Blood donation is one of the noblest and most altruistic acts that can help save a life. Healthy citizens are actively encouraged to donate blood to keep up with the steady demand. All year round, mass sensitisation campaigns are undertaken to keep our blood banks from running dry. People can donate through blood drives or by going directly to the blood banks which are attached to regional hospitals.


However, what should be a smooth process is being let down by the lack of parking facilities for donors, more specifically at the blood bank attached to Victoria Hospital at Candos. There are double yellow lines all along the road, so clearly we cannot park there. Fair enough. There is no such thing as a designated parking area for the blood bank and this is where the mayhem starts.

In my case, earlier this week as a donor, I have driven around a few times to identify a parking space, to no avail. The hospital car park near the blood bank has its gates duly monitored and kept shut unless there is incoming and outgoing vehicle movement. Eventually, a member of the staff told me to request the gatekeeper to let me in to park my car for the while it would take for the blood donation. There was no available parking space in the hospital car park and I had to write down my phone number on a piece of paper and stick it to my windscreen, since I had to park in front of two cars, hence blocking their passage.

At the blood bank, I was informed that a donor had his wheel clamped earlier that morning since he had parked on double yellow lines in front of the blood bank. Hardly encouraging for him to come back a second time then. Even staff members go through the same ordeal, with some choosing to travel by bus to commute to and from work, due to lack of parking facilities. I decided to leave my car keys with a staff member. Imagine having to move your car in the middle of a blood donation, with a needle stuck to your arm. Hardly a scenario for the faint-hearted!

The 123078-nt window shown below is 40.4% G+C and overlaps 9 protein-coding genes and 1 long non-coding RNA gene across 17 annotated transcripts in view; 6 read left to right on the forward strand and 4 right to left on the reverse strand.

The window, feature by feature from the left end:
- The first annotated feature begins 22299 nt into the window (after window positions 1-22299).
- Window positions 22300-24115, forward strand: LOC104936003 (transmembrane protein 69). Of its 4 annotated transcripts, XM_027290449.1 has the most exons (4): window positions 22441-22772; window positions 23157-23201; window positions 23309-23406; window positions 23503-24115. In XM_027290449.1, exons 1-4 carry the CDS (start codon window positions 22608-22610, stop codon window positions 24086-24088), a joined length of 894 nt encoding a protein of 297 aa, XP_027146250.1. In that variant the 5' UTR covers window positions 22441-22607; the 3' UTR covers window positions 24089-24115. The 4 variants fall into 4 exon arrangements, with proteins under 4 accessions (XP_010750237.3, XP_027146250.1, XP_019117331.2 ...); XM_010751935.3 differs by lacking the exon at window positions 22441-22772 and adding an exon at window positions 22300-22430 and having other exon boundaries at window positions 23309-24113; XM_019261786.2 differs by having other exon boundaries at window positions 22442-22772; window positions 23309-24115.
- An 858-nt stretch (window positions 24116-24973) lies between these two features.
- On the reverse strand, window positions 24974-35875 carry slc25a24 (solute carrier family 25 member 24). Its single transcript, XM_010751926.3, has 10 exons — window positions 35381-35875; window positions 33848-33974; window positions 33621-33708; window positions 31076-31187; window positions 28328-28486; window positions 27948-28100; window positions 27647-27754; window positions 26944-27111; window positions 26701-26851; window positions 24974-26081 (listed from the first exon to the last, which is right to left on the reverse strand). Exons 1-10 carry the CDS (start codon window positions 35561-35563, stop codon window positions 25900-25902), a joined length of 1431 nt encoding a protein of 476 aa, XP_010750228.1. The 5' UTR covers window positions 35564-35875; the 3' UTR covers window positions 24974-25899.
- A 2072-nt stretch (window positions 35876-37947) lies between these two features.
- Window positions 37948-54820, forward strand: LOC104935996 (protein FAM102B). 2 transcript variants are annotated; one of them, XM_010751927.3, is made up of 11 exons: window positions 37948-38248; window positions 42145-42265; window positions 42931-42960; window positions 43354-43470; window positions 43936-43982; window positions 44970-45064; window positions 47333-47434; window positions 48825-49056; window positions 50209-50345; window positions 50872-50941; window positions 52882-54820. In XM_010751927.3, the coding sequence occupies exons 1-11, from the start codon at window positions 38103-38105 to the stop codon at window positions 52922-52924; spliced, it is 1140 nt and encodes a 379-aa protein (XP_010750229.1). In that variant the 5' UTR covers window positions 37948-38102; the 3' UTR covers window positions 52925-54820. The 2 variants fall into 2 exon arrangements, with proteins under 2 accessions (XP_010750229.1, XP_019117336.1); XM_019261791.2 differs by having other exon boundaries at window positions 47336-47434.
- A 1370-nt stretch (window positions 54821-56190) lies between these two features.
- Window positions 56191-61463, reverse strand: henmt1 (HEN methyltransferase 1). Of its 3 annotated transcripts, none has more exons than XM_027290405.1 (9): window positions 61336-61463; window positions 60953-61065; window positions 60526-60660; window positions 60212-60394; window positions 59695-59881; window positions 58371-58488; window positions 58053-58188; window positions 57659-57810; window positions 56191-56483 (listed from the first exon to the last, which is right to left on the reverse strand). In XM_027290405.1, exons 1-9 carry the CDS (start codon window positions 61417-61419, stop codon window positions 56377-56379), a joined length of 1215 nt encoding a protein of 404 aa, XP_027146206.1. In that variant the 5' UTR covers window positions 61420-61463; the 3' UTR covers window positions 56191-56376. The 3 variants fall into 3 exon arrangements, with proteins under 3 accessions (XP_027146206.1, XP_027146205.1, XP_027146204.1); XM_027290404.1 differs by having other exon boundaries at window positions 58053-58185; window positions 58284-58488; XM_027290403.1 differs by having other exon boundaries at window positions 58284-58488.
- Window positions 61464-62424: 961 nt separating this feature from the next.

Anyway, just as I had my finger pricked to check whether my haemoglobin levels were okay, my phone started ringing. A polite man at the other end requested me to move my car. That was one of the persons whose car passage I was obstructing. Still pressing a cotton ball to my finger, I had to rush to do the needful. Fortunately, the space he drove away from was not a reserved one and I could finally park my car. I swiftly returned to the blood bank, where other donors were sharing similar stories. Ironically, it was only then I could relax and donate my blood in peace. The parking stress had overcome my phobia of needles!

It is imperative to find solutions if we wish to encourage people to donate their blood at Candos. Maybe, a few designated parking bays could be introduced near the blood bank, which could be controlled via parking coupons handed over by staff members, for instance. We are in this together, all trying our level best here. Hopefully, this situation will be speedily addressed.